One of Donald Trump’s key campaign promises during the 2016 election was to improve the treatment and healthcare of America’s veterans, vowing to reorganize the Department of Veterans Affairs to prevent the failures it has incurred in the past, particularly under the Obama administration.
Back in April, President Trump issued an executive order to hold employees at the Department of Veteran’s Affairs accountable for failing to provide adequate care to veterans or uphold the values of their job. Within the order there was also a section protecting whistleblowers in the VA who choose to come forward regarding issues within their departments.
At a ceremony at VA headquarters, Trump, accompanied by Vice President Mike Pence, said the order would create an Office of Accountability and Whistleblower Protection within the VA whose head would report directly to new VA Secretary Dr. David Shulkin.
“We’re going to protect the people who are protecting us,” said Trump, who made VA reform one of the major issues in his campaign for the White House.
“We’re not going to let them down,” the president said.
The order “makes it clear that we will never ever tolerate substandard care for our great veterans,” he said but acknowledged that Congress must pass legislation to back up the order and give Shulkin the authority to bypass the due process of existing civil service rules and go beyond simply identifying wrongdoers.
During this event, Trump noted that he is taking steps to prevent the scandals that happened under Obama’s watch, mentioning the infamous 3-year-waiting time incident at a VA in Phoenix, which was said to have led to the death of up to 40 veterans who died waiting for care. In fact, a report in 2015 stated that as many as 307,000 veterans may have died while waiting for VA health care to treat them
The VA has removed 526 employees since Jan. 20, according to the accountability report released on Friday. Agency officials have demoted another 27 employees and temporarily suspended an additional 194 employees for longer than two weeks. The list does not include the employees’ names but shows their positions.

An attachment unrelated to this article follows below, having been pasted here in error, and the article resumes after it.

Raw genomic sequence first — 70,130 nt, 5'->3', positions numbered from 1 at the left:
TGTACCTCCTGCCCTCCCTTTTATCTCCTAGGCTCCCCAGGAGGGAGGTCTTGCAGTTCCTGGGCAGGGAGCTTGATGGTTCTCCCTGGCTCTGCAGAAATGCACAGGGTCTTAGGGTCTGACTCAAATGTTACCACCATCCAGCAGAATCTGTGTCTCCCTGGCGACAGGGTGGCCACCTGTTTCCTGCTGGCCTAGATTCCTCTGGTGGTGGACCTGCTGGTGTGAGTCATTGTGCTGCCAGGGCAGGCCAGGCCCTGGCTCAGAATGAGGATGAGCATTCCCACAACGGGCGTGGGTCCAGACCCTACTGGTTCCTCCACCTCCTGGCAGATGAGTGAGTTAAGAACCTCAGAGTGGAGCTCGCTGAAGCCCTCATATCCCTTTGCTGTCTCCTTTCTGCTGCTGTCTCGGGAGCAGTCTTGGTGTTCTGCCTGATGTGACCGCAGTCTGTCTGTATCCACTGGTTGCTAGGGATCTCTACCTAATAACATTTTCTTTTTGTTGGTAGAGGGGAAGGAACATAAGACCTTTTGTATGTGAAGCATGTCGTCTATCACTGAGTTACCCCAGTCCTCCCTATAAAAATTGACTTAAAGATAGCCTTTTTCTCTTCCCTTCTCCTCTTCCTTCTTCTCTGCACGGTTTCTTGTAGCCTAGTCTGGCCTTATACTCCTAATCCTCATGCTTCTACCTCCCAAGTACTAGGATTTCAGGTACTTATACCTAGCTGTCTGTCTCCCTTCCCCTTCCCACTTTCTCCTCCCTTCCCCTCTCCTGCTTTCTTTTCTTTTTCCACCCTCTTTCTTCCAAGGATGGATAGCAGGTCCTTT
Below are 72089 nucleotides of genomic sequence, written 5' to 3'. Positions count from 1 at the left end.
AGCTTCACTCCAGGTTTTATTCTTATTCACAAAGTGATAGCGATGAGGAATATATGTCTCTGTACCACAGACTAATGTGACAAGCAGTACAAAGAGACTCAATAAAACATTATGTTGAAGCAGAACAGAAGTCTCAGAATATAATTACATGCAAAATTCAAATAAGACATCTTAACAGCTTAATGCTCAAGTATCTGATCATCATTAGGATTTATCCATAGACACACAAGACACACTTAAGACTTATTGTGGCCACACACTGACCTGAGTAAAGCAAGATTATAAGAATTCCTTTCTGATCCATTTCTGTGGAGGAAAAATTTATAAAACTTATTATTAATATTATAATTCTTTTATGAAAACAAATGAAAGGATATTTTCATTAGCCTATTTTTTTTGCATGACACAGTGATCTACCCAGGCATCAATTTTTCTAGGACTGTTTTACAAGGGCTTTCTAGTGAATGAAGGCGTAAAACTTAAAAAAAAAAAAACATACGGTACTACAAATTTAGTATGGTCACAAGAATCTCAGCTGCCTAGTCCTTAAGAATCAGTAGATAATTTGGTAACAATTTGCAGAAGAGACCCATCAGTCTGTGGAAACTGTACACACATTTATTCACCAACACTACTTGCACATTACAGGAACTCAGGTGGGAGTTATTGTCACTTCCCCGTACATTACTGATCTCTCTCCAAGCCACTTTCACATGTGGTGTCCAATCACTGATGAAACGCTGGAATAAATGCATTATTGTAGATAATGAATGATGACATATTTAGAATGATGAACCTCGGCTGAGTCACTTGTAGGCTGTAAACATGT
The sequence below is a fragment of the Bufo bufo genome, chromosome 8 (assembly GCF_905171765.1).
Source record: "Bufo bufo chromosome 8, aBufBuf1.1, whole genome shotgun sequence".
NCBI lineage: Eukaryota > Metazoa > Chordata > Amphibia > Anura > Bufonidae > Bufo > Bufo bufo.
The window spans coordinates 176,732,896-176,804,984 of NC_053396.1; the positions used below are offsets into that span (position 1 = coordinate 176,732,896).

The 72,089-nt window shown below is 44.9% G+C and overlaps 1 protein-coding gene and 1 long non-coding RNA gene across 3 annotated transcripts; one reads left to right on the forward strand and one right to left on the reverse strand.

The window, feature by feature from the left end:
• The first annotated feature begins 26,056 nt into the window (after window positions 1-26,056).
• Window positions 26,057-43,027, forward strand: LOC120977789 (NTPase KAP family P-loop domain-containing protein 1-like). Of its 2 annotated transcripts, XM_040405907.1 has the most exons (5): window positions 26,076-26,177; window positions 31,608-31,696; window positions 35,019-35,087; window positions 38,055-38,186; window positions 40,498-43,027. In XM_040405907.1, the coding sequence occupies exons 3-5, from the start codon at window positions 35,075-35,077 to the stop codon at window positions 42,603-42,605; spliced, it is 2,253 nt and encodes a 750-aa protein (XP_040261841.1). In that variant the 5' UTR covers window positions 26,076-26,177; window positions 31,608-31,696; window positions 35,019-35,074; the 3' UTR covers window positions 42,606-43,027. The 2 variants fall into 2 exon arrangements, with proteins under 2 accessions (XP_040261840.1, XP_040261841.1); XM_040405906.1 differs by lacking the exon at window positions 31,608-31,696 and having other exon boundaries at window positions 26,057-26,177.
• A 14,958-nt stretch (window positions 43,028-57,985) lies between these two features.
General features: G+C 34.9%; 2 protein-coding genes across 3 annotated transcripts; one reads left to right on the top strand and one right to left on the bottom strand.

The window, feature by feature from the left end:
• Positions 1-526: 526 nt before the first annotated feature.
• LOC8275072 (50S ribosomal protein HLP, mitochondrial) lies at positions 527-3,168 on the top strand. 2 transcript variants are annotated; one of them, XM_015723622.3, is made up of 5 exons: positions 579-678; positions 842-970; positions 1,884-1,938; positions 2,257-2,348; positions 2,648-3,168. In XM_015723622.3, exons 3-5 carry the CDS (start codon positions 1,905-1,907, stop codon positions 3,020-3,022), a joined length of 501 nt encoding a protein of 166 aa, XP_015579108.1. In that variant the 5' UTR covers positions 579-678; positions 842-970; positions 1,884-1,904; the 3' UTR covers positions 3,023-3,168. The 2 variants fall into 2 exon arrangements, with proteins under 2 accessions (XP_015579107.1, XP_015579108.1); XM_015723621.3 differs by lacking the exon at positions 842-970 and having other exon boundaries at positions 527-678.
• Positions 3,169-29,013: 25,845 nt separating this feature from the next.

“In addition to posting the adverse action information, Secretary Shulkin announced that he is requiring approval by a senior official of any monetary settlement with an employee over the amount of $5,000,” the VA noted Friday. “Any settlement above this amount will require the personal approval of the undersecretary, assistant secretary or equivalent senior-level official within the organization in which the dispute occurs.”
Shulkin highlighted the new disclosure policy as part of his efforts to change the “culture” at the VA.
Shulkin’s predecessor, Robert McDonald, was criticized for misrepresenting the number of VA employees fired for their involvement in covering up long delays in healthcare at VA hospitals.
McDonald was caught obscuring the number of VA employees disciplined for misconduct on several occasions as his agency suffered scrutiny of the perceived lack of accountability for its employees.
As with most government agencies, corruption and incompetence has run rampant over the years in the VA. Even when a scandal becomes public, few managers are ever held accountable and, at worst, they are quietly transferred to a different department. The culture of apathy in these agencies spreads like a cancer, and even if managers with good intentions are hired into the system, their hands are quickly tied or they are forced to adapt to the existing culture in an effort to keep their job.
It appears that culture has come to an end, as President Trump’s VA Secretary David Shulkin has been busy removing the lingering incompetence from an organization that is vital in serving the men and women who served America.
The full report including the positions of each person removed from their position at the VA can be viewed in PDF format below.